Stoliar was finally released to a prestigious Jewish leader.
He went on to fight for the British in Africa during WWII, and then fought again in the 1948 war for Israel's independence.
Eventually, a job took him to Japan that then lea to America.
Stoliar and his family settled in Bend and have lived here since the '70s.
And although he can recall nearly every detail of the tragedy, Stoliar says he couldn't bring himself to talk about the tragedy for more than 50 years.
"I didn't even talk about this to my first wife," he said. "In the beginning, I felt like something is wrong with me that I survived -- I felt guilty for surviving."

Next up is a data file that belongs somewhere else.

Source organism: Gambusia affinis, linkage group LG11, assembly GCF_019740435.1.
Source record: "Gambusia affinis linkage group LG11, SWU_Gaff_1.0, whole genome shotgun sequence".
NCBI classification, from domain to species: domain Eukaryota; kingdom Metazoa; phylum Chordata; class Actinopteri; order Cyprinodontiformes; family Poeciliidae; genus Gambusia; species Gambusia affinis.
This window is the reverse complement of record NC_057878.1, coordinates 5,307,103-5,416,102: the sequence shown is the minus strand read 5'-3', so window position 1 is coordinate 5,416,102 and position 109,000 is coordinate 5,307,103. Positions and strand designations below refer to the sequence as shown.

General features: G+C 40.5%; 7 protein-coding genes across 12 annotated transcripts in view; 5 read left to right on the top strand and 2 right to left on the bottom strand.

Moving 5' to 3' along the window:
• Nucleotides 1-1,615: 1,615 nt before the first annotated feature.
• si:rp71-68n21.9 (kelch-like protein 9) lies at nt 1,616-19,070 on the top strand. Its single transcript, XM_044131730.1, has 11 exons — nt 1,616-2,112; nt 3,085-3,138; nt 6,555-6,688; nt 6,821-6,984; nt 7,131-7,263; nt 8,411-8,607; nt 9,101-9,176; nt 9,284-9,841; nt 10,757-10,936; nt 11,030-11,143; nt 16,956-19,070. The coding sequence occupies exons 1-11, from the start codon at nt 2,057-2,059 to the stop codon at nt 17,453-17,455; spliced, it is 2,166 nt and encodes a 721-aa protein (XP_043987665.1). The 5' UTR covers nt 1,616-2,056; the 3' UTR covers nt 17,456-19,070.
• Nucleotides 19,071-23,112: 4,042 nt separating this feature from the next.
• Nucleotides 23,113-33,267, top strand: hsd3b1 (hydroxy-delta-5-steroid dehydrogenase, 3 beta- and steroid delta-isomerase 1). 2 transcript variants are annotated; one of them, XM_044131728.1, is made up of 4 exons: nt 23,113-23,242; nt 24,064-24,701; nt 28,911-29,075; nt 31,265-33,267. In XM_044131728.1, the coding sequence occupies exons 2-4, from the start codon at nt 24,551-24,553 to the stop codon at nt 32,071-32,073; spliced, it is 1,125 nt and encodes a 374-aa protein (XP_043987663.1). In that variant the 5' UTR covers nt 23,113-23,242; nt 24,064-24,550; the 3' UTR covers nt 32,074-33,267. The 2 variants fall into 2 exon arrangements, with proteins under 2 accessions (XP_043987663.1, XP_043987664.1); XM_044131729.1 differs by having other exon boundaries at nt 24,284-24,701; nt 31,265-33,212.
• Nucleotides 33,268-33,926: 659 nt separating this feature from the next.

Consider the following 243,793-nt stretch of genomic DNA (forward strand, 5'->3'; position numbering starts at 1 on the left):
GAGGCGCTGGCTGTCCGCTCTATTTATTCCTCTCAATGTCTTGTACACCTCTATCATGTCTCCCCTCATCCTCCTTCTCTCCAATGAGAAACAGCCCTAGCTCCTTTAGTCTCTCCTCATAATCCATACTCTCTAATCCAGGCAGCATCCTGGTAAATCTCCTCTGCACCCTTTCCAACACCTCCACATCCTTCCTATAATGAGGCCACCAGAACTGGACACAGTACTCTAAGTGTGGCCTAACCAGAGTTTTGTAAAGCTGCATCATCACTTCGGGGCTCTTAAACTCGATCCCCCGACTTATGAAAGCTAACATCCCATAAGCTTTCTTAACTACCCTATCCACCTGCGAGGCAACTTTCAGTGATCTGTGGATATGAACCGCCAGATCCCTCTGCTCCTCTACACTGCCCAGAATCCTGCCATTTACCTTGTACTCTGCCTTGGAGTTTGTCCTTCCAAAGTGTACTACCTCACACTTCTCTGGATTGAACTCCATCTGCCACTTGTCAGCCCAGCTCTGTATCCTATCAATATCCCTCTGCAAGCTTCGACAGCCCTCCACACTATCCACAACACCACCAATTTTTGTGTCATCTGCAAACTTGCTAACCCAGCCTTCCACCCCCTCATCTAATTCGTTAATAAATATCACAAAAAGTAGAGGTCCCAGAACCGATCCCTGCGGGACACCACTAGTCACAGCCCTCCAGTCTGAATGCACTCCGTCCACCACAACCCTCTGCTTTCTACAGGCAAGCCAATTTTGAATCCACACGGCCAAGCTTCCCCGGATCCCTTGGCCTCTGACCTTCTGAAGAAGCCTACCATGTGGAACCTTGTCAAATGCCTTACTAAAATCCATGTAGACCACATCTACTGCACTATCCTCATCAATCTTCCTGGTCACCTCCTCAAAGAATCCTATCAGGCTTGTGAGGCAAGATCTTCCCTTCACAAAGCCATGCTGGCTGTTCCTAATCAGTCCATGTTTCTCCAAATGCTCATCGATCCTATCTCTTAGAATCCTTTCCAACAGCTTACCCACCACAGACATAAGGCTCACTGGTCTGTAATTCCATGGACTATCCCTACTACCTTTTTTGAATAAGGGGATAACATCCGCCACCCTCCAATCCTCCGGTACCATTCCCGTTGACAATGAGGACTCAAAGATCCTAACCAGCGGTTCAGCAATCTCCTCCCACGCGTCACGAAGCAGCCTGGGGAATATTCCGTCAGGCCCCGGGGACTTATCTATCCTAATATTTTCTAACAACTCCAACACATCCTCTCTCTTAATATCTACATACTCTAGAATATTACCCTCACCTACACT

There's now a monument in Israel dedicated to those who perished. But Stoliar says had he not survived to tell the story, the truth likely would have quietly sunk with the ship.
"There are no apologies for anything," he said sadly. "Even today, to really get to the documents to see -- for example, the Turkish archives are still closed."
Now at 90, Stoliar says he feels free of his guilt, lucky for surviving and grateful he can be the voice for so many lost.